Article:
Types of content


#1

Could this be able to view pages thats running on a social network platform?

I know it cant be used to read and write, but can it be used to view social network pages?

I ask this is cause the site I have is a social network platform, but it is used for news content, videos from youtube, and soforth.

If it can, I would be happy to allow my social network site to be used for informative purposes through outernet as well.

I been working on creating a all in 1 network for entertainment, news, and soforth, and that is why i think having this on outernet would be cool.

Lots of my followers would be happy to support outernet as well if this was possible.


#2

Hi. If you (and other site owners) would like to see what their site would look like on Outernet, they can get some idea by downloading ArtExIn sources (https://github.com/Outernet-Project/artexin) and creating the broadcast content bundle using that.

ArtExIn is packaged so that it runs in a virtual machine, and comes with necessary files to set one up for you provided you have required software installed.

You will need GnuPG, Vagrant, and VirtualBox. You will also need to create your own GnuPG key and know how to decrypt signed files. On Windows, GnuPG ships with Kleopatra, which can be used to decrypt the files.

Before starting the app for the first time, you will need to review the configuration file found in conf/artexin.ini and create a customized version according to your needs and save it in ‘tmp’ directory inside the source directory. You will also need to create a key pair, export the private key (you may use Kleopatra for that) and place it a ‘tmp’ directory inside the source directory. Make sure the customized configuration file contains the key ID and passphrase for your key.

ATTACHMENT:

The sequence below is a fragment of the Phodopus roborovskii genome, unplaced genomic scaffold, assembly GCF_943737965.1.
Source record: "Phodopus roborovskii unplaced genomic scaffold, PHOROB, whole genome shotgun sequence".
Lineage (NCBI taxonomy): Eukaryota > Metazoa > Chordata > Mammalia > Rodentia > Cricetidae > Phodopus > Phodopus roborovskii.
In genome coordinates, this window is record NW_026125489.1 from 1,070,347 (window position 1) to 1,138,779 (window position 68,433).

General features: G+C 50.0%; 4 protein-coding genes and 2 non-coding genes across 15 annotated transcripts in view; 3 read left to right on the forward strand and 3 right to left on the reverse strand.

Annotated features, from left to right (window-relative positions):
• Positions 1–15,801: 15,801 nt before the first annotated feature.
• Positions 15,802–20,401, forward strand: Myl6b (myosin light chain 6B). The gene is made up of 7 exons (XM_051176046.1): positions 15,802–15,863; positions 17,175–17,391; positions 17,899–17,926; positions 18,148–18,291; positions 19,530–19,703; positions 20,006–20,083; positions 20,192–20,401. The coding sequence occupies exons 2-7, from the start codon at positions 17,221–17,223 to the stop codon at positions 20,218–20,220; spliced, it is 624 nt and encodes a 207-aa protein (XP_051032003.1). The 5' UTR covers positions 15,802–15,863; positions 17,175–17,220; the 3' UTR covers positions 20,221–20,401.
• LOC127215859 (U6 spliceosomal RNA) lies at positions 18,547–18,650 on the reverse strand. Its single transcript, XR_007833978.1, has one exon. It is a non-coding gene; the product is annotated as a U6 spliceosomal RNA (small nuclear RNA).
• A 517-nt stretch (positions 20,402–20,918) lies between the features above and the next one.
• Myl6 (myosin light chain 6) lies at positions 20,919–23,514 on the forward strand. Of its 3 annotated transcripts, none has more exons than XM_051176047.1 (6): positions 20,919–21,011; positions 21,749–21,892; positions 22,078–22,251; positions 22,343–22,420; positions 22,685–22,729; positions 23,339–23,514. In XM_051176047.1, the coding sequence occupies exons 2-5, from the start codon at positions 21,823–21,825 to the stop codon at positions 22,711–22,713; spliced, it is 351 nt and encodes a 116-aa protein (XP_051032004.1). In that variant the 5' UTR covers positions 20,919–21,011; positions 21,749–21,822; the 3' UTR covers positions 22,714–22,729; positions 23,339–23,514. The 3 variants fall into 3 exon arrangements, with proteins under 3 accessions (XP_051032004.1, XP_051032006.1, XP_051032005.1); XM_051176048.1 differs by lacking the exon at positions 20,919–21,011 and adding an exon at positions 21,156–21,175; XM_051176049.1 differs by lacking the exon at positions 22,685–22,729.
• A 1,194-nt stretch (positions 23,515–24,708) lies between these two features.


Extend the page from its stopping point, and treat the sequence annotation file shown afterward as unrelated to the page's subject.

Once that’s done, follow the instructions for starting the app, and before you finally start it, do this:

vagrant ssh
cd /vagrant
bash scripts/startapp.sh --config tmp/myconf.ini --key-file='tmp/mykey.gpg'

The above will start the application and import the custom key file. Next time you start, you don’t need the --key-file option.

Once you have created and decrypted the content bundle, you can unzip it (on Windows you may need to add the ‘.zip’ extension before you can do that, though) and load the index.html file in your browser.

ArtExIn is able to handle pages that use AJAX as long as the page doesn’t require any interaction before it shows the final version of HTML within 5 seconds. However, there are many issues with funky HTML markup that may err… render… the final output unusable. It would mean a lot to us if you would also report any issues with the output using the ArtExIn’s issue tracker.

Please also let us know if you have issues getting started with the tool. You may use the issue tracker to report bugs or post a question here in the forum. It’s a tool developed strictly for internal use so I neglected to provide more thorough documentation for it.


#3

Or, if you can wait a couple of weeks, I will create a simplified version of the tool for testing content that doesn’t require GnuPG (and possibly runs without a virtual machine).